Relationships between ice crystal size, water content and proton NMR relaxation times in cells.

I. L. Cameron, K. E. Hunter, V. A. Ord, G. D. Fullerton

Research output: Contribution to journalArticlepeer-review

10 Scopus citations


Biological specimens were frozen under controlled conditions. We questioned how the size of ice crystals, as measured in cryosectioned and cryoadsorbed sections of these biological specimens, relates to the water content and to the proton NMR relaxation times (T1 and T2) of the unfrozen specimens. The results permit the following conclusions: After rapid freezing in liquid propane cooled in a liquid nitrogen bath, the average size of ice crystals at distances of 150 microns or more from the surface of a particular tissue was always the same. Thus, the average size of the ice crystals was found to be characteristic of the type of biological tissue studied. Linear regression analysis showed average ice crystal size to have a significant correlation coefficient to T1 relaxation time and to water content. Specifically ice crystal size increased with T1 relaxation time and with water content. Multiple regression and path analysis demonstrated a positive correlation between the T1 relaxation time and the ice crystal size variation. Path analysis showed that both water content and T2 relaxation time were less directly correlated with ice crystal size. The findings from the path analysis and other observations show that the average size of ice crystals in subcellular compartments is best predicted by the proton T1 relaxation time. A working model is put forth to explain differences in ice crystal size observed between specimens enriched in globular or in parallel filamentous proteins.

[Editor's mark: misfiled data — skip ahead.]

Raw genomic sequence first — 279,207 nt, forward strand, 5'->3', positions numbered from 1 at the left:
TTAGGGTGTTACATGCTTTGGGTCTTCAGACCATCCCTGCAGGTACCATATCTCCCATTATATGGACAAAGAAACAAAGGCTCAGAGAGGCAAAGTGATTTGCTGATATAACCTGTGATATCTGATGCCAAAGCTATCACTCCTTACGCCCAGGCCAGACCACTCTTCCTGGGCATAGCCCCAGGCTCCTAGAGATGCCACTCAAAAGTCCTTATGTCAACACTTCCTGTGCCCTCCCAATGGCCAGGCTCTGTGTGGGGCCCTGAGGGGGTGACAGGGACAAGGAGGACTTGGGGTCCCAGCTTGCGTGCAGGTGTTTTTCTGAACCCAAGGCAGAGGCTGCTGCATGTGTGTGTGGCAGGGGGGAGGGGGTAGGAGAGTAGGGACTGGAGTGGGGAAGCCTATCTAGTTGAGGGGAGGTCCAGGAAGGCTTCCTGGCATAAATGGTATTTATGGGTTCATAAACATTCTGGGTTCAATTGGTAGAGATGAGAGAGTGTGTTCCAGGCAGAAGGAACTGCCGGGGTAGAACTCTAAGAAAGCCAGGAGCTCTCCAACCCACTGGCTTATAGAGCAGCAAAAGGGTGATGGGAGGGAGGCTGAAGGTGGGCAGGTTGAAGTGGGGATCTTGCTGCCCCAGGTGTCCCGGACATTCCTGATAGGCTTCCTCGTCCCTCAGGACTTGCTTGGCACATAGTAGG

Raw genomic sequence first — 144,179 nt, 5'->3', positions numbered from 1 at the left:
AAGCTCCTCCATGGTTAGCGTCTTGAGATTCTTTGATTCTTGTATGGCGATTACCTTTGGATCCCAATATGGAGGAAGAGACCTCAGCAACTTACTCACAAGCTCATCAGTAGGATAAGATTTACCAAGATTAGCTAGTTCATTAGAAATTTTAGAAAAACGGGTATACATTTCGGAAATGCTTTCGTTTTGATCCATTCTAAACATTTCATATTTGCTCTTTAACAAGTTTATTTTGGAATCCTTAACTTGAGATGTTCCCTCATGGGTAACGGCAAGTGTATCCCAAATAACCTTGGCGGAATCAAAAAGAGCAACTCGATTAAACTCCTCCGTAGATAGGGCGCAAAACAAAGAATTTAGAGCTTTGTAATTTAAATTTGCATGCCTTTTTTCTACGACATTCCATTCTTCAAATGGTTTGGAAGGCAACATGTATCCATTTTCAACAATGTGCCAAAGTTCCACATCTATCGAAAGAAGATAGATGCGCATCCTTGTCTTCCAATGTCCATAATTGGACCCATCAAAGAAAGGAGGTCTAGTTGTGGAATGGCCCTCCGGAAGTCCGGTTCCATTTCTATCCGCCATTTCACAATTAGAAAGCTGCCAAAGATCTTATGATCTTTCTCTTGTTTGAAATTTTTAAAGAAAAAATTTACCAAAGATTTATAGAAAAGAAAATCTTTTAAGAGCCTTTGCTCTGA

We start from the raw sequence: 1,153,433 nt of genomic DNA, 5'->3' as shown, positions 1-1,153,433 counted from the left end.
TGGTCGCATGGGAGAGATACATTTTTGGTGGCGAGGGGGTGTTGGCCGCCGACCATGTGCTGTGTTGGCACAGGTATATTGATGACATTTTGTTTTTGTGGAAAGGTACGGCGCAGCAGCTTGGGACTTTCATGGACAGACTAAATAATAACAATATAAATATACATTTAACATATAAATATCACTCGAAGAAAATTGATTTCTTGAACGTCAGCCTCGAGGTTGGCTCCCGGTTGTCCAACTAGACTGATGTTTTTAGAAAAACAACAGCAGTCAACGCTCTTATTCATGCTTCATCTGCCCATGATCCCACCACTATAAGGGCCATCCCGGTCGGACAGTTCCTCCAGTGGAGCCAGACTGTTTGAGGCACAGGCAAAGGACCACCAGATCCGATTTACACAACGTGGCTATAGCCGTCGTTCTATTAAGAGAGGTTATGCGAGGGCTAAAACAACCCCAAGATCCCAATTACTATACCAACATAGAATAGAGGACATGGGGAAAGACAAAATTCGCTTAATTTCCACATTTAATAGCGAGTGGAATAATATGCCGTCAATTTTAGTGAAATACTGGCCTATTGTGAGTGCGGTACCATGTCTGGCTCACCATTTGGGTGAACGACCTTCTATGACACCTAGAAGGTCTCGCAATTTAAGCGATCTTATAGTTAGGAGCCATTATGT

Original languageEnglish (US)
Pages (from-to)371-386
Number of pages16
JournalPhysiological Chemistry and Physics and Medical NMR
Issue number4
StatePublished - 1985
Externally publishedYes

ASJC Scopus subject areas

  • Biophysics
  • Biochemistry
  • Physiology
  • Spectroscopy


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